"His views on who should or shouldn't be the head of Egypt don't represent the views of our administration," Gibbs said. "The views of our administration are that those are the decisions that will be made by the Egyptians."

But the envoy's remarks were not entirely out of line with those of other officials who have noted that there are "certain legitimate legislative hurdles" that must be overcome by Mubarak and could take some time to accomplish.

Gingrich also said he's worried that the United States might reach out to the Muslim Brotherhood, an opposition Islamist umbrella group in the country.

"I think this is absolute total misreading of history. The Muslim Brotherhood is a mortal enemy of our civilization, they say so openly," Gingrich said.

The Brotherhood, officially banned but still tolerated by the Egyptian government, is already in negotiations with other – but not all – opposition groups and Egypt's new vice president, Omar Suleiman. The Brotherhood was removed from the U.S. list of foreign terrorist organizations in the 1970s and, at least in Egypt, has renounced violence.

The likely 2012 presidential candidate reiterated his "end of February and to March" deadline to make a decision and turned the discussion to former President Ronald Reagan, whose centennial birthday celebration he attended Sunday.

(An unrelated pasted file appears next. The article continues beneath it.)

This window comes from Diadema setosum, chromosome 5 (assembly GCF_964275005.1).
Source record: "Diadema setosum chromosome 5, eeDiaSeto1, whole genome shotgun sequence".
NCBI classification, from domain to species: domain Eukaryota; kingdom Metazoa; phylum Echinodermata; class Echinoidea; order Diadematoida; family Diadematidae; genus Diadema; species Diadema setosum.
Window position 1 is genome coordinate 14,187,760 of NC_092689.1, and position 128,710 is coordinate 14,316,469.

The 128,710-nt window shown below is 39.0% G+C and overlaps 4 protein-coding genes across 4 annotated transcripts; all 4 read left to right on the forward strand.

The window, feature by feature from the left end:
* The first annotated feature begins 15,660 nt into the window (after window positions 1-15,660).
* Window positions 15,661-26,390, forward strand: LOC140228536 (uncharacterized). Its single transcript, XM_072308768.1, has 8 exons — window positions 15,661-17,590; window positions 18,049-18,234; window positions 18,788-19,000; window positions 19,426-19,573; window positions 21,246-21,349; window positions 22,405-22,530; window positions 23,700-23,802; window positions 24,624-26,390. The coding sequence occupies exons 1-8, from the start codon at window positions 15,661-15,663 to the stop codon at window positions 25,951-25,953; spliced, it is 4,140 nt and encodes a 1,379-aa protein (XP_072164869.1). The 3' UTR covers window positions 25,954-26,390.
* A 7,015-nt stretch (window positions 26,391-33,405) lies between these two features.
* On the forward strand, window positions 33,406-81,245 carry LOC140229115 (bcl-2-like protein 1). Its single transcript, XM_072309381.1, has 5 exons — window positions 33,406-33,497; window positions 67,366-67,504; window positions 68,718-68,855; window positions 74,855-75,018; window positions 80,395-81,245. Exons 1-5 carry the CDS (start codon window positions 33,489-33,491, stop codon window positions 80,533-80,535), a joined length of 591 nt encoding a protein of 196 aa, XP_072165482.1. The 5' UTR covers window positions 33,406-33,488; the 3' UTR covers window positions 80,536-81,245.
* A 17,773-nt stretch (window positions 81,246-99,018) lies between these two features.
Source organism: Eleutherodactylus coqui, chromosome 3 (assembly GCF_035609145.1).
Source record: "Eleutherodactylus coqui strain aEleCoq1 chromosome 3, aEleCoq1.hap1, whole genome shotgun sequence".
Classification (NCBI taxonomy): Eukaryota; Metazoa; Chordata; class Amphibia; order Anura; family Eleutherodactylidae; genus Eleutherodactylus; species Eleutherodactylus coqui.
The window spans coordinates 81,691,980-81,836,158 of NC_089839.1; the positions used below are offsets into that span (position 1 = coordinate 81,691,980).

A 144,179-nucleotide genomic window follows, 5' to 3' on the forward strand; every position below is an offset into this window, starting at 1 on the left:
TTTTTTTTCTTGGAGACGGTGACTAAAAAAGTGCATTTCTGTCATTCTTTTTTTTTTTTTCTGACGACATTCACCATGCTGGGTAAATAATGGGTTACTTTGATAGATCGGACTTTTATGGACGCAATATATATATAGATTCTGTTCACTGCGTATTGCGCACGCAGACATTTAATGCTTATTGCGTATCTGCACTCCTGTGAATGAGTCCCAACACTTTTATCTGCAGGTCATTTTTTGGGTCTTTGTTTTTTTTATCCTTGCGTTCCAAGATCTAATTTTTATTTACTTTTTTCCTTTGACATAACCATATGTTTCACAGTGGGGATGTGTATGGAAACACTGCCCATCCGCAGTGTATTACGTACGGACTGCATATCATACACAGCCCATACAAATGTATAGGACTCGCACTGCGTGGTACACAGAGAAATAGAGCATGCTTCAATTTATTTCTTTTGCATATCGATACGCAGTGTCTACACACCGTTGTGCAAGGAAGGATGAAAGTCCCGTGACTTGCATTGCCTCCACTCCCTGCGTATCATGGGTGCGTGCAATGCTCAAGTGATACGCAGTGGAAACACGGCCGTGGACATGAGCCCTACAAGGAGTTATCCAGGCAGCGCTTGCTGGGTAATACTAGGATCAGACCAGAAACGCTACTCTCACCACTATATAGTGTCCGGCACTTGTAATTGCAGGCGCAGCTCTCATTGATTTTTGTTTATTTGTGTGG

"Reagan did what he believed in when he thought it was right," Gingrich said. "I frankly try to study Reagan and (Margaret) Thatcher and (Abraham) Lincoln because I think they were the great truth tellers of modern politics, sometimes when telling the truth people in the establishment go nuts because it's not the truth they want to hear."

Tuesday, February 1, 2011

Obama Administration Works Behind the Scenes on Egypt Transition

The U.S. has increasingly worked behind the scenes at the highest levels after days of civil unrest in Egypt, with President Hosni Mubarak's Tuesday announcement he would step aside coming on the heels of prodding by a special U.S. envoy.

And after Mubarak told his country he wouldn't run for re-election later this year, he spoke with President Obama for a half hour by phone. Obama later said Mubarak recognizes that the status quo in Egypt is “not sustainable” and a “change must take place.”

Obama pointed out that historically Egypt is no stranger to governmental change and that the “voices of the Egyptian people tell us that this is one of those moments.”

Obama called on Egypt to form a responsive government where “broad spectrums of Egyptian voices are heard,” and he affirmed U.S. interest in a strong relationship with Egypt going forward.